All across Europe during the nineteenth century, cities began to host large expositions to showcase innovative cultural ideas, designs, and inventions. Munich, Germany, held its first annual exhibition in 1818, and subsequently Metz and Vienna, Austria, and Oporto, Italy, held exhibitions as well. These exhibitions showcased international culture, including influ­ences from Turkey, China, and Japan, and had great social and economic impact upon the culture of design. The Great Exhibition, the first recognized international exhibition, was held in 1851 at Hyde Park, London, in Joseph Paxton’s recently completed Crystal Palace. This building was a monumental undertaking of modular building, utilizing prefabricated glass and iron components. The technology employed in its construction was similar to that used in the prefabricated furniture produced during the Industrial Revolution.

From an exhibition, a style that was promoted and admired would be rapidly dissemi­nated to all parts of the world by the press. With the world watching and encouraging new furniture designs, a complex eclecticism emerged, due in part to the improvements in indus­trial production, transportation, and communication.

Подпись: Figure 10.42 Desk Chair No. 9, designed and manufactured by Gebuder Thonet (1905). It was later called the Le Corbusier chair in 1925 because Le Corbusier used it in many of his drawings and exhibits. 21% inches wide; 22% inches deep; 31 inches high; 18% inches seat height; 27% inches arm height (54.5 cm wide; 57 cm deep; 79 cm high; 47.5 cm seat height; 70.5 cm arm height). Manufactured by Gebuder Thonet. Photography, courtesy of Cincinnati Art Museum (Change of Pace Exhibit, October 4, 1975-January 4, 1976). In this new industrial era, museums began to be established. The new development in society helped to catalog ideas and styles from antiquity. The South Kensington Museum in London was famous for both the study and design of the decorative arts, serving as both a museum and a home for several international exhibitions. Today, it is the Victoria and Albert Museum.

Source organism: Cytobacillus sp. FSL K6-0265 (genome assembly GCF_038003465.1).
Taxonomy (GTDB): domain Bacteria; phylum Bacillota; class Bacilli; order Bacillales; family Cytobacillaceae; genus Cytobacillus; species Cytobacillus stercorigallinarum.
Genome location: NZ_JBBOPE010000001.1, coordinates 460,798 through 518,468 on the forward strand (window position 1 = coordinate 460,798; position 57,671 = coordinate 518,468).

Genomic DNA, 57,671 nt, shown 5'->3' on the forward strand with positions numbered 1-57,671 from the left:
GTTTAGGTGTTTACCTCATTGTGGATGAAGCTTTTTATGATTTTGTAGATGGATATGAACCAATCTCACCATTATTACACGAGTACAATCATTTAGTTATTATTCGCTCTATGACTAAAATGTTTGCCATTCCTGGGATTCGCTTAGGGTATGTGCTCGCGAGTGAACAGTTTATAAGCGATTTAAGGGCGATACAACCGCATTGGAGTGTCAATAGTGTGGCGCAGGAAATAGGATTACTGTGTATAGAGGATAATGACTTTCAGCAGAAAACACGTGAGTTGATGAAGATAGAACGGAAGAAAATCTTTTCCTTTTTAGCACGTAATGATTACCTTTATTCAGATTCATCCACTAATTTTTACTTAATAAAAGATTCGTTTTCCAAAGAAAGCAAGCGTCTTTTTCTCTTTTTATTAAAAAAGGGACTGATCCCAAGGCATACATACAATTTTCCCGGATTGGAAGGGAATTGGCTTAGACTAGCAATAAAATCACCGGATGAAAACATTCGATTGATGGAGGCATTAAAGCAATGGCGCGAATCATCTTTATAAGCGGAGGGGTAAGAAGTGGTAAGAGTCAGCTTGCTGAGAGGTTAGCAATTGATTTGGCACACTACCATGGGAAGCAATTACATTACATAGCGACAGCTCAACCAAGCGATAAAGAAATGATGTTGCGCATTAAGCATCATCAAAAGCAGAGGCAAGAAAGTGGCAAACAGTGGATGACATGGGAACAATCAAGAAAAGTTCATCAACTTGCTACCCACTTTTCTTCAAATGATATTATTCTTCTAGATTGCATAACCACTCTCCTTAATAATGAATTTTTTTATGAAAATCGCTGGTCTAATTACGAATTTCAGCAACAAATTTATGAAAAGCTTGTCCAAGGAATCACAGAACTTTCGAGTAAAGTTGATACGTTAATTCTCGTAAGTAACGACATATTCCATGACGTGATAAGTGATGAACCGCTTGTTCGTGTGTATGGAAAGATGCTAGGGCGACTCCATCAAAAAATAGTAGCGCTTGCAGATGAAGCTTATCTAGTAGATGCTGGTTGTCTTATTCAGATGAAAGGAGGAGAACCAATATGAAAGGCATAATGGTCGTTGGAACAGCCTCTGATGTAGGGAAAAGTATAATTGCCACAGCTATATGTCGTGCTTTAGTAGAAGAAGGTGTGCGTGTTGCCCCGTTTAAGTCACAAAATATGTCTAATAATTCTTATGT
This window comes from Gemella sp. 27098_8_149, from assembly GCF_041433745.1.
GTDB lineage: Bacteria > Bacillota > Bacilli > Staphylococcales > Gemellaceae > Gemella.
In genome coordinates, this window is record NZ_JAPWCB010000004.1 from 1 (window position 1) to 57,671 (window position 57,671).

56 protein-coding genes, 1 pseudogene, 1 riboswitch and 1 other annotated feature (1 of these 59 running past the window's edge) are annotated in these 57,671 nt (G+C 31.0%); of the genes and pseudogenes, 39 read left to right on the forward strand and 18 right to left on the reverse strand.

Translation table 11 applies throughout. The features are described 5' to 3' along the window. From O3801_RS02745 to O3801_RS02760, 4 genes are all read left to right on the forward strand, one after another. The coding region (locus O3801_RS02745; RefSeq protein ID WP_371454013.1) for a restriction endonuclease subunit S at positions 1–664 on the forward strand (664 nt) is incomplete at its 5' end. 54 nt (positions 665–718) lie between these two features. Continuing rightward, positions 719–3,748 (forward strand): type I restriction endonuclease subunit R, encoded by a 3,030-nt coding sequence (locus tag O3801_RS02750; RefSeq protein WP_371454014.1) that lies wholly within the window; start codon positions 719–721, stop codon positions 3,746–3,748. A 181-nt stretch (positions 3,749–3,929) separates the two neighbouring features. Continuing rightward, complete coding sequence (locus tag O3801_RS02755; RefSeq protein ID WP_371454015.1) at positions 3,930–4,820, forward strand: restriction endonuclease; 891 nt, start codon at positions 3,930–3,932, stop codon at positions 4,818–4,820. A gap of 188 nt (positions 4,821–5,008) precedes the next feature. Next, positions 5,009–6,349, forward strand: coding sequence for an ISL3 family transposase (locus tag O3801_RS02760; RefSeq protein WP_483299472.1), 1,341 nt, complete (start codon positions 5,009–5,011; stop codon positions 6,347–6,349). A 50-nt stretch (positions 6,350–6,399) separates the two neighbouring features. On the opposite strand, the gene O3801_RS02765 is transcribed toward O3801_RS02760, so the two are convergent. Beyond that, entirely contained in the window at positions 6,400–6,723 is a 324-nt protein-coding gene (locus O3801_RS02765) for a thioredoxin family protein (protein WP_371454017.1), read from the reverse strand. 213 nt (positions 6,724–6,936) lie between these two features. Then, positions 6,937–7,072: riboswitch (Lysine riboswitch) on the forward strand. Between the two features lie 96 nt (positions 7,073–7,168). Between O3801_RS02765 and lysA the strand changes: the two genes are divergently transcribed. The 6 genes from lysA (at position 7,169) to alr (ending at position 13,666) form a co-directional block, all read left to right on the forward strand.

Around 1830, the craftsman Michael Thonet began making chairs by bending presteamed beech wood. These chairs became the forerunners of the bentwood furniture that made the com­pany GebrQder Thonet world famous. In 1851, GebrQder Thonet of Boppard-am-Rhine, Germany exhibited bentwood furniture in London at the Great Exhibition. By 1900, the Thonet Company employed 5,000 workers producing 4,000 pieces a day, with another 25,000 people employed throughout Austria producing bentwood furniture. These pieces were of great inspiration to industrial production methods and influenced the rise of the Modern Movement (Figure 10.42).

GebrQder Thonet exported modular, prefabricated, and unas­sembled bentwood furniture in kit form all over the world. This was the first documented case of a company producing knock­down pieces that provided a cost-effective means to distribute fur­niture to a global clientele. Originally conceived of and fabricated as laminated wood furnishings, bentwood technology came about because the laminated furniture tended to delaminate during the long ocean journeys to distribution ports throughout the world.

The Industrial Revolution 337

By the later nineteenth century, machines were assisting in the carving and cutting of wood. Machines were limited in their dexterity and other abilities, and machine carving had to be finished by hand. Therefore, furniture was relatively expensive to manufacture, but now multiple pieces could be inventoried. At the turn of the twentieth century, furniture was made with both machines and hand tools—calling into question traditional paradigms of fabrication and the dependency on craftsmanship.